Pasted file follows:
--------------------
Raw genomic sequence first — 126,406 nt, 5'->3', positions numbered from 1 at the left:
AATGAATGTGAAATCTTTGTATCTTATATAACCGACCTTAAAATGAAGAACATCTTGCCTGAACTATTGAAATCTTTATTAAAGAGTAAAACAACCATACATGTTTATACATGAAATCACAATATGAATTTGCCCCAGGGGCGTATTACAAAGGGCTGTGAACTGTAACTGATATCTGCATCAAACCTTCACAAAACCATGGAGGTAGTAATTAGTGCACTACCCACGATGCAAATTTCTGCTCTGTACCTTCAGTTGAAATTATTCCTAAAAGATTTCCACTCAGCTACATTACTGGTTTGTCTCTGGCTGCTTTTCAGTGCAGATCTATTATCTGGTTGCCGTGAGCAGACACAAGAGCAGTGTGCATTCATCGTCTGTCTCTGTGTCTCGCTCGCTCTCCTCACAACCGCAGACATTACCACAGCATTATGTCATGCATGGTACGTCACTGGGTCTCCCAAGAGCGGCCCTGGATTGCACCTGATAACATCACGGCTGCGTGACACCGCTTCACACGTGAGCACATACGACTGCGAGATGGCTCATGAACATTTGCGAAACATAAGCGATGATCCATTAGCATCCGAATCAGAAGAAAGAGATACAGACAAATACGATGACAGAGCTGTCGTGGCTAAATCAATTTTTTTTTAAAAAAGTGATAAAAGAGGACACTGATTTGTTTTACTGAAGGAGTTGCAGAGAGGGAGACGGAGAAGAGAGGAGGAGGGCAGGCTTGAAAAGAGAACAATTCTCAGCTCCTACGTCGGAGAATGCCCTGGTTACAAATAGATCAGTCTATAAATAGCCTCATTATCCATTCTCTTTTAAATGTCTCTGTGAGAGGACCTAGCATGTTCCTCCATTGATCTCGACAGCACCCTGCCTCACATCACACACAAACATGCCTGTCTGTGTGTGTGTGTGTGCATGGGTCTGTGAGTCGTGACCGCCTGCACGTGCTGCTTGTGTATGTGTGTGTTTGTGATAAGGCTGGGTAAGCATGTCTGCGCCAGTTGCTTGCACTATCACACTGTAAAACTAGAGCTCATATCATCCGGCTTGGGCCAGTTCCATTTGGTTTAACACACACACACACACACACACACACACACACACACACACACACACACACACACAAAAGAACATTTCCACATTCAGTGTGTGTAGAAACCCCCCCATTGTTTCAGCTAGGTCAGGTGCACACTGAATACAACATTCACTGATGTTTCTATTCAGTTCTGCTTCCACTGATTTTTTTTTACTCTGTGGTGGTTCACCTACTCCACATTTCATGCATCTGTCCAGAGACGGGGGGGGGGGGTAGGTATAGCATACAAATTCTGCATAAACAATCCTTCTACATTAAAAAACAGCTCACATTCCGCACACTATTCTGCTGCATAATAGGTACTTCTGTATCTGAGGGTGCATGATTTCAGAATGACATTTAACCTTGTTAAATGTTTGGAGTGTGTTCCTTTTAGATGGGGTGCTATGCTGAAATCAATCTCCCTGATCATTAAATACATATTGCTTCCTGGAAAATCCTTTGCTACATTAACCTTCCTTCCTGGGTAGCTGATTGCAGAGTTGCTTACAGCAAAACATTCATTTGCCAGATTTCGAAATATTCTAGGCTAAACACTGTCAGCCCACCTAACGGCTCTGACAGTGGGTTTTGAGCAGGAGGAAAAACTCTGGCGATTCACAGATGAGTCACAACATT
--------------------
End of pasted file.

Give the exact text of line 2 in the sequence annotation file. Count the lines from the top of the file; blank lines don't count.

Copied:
AATGAATGTGAAATCTTTGTATCTTATATAACCGACCTTAAAATGAAGAACATCTTGCCTGAACTATTGAAATCTTTATTAAAGAGTAAAACAACCATACATGTTTATACATGAAATCACAATATGAATTTGCCCCAGGGGCGTATTACAAAGGGCTGTGAACTGTAACTGATATCTGCATCAAACCTTCACAAAACCATGGAGGTAGTAATTAGTGCACTACCCACGATGCAAATTTCTGCTCTGTACCTTCAGTTGAAATTATTCCTAAAAGATTTCCACTCAGCTACATTACTGGTTTGTCTCTGGCTGCTTTTCAGTGCAGATCTATTATCTGGTTGCCGTGAGCAGACACAAGAGCAGTGTGCATTCATCGTCTGTCTCTGTGTCTCGCTCGCTCTCCTCACAACCGCAGACATTACCACAGCATTATGTCATGCATGGTACGTCACTGGGTCTCCCAAGAGCGGCCCTGGATTGCACCTGATAACATCACGGCTGCGTGACACCGCTTCACACGTGAGCACATACGACTGCGAGATGGCTCATGAACATTTGCGAAACATAAGCGATGATCCATTAGCATCCGAATCAGAAGAAAGAGATACAGACAAATACGATGACAGAGCTGTCGTGGCTAAATCAATTTTTTTTTAAAAAAGTGATAAAAGAGGACACTGATTTGTTTTACTGAAGGAGTTGCAGAGAGGGAGACGGAGAAGAGAGGAGGAGGGCAGGCTTGAAAAGAGAACAATTCTCAGCTCCTACGTCGGAGAATGCCCTGGTTACAAATAGATCAGTCTATAAATAGCCTCATTATCCATTCTCTTTTAAATGTCTCTGTGAGAGGACCTAGCATGTTCCTCCATTGATCTCGACAGCACCCTGCCTCACATCACACACAAACATGCCTGTCTGTGTGTGTGTGTGTGCATGGGTCTGTGAGTCGTGACCGCCTGCACGTGCTGCTTGTGTATGTGTGTGTTTGTGATAAGGCTGGGTAAGCATGTCTGCGCCAGTTGCTTGCACTATCACACTGTAAAACTAGAGCTCATATCATCCGGCTTGGGCCAGTTCCATTTGGTTTAACACACACACACACACACACACACACACACACACACACACACACACACACACACAAAAGAACATTTCCACATTCAGTGTGTGTAGAAACCCCCCCATTGTTTCAGCTAGGTCAGGTGCACACTGAATACAACATTCACTGATGTTTCTATTCAGTTCTGCTTCCACTGATTTTTTTTTACTCTGTGGTGGTTCACCTACTCCACATTTCATGCATCTGTCCAGAGACGGGGGGGGGGGGTAGGTATAGCATACAAATTCTGCATAAACAATCCTTCTACATTAAAAAACAGCTCACATTCCGCACACTATTCTGCTGCATAATAGGTACTTCTGTATCTGAGGGTGCATGATTTCAGAATGACATTTAACCTTGTTAAATGTTTGGAGTGTGTTCCTTTTAGATGGGGTGCTATGCTGAAATCAATCTCCCTGATCATTAAATACATATTGCTTCCTGGAAAATCCTTTGCTACATTAACCTTCCTTCCTGGGTAGCTGATTGCAGAGTTGCTTACAGCAAAACATTCATTTGCCAGATTTCGAAATATTCTAGGCTAAACACTGTCAGCCCACCTAACGGCTCTGACAGTGGGTTTTGAGCAGGAGGAAAAACTCTGGCGATTCACAGATGAGTCACAACATT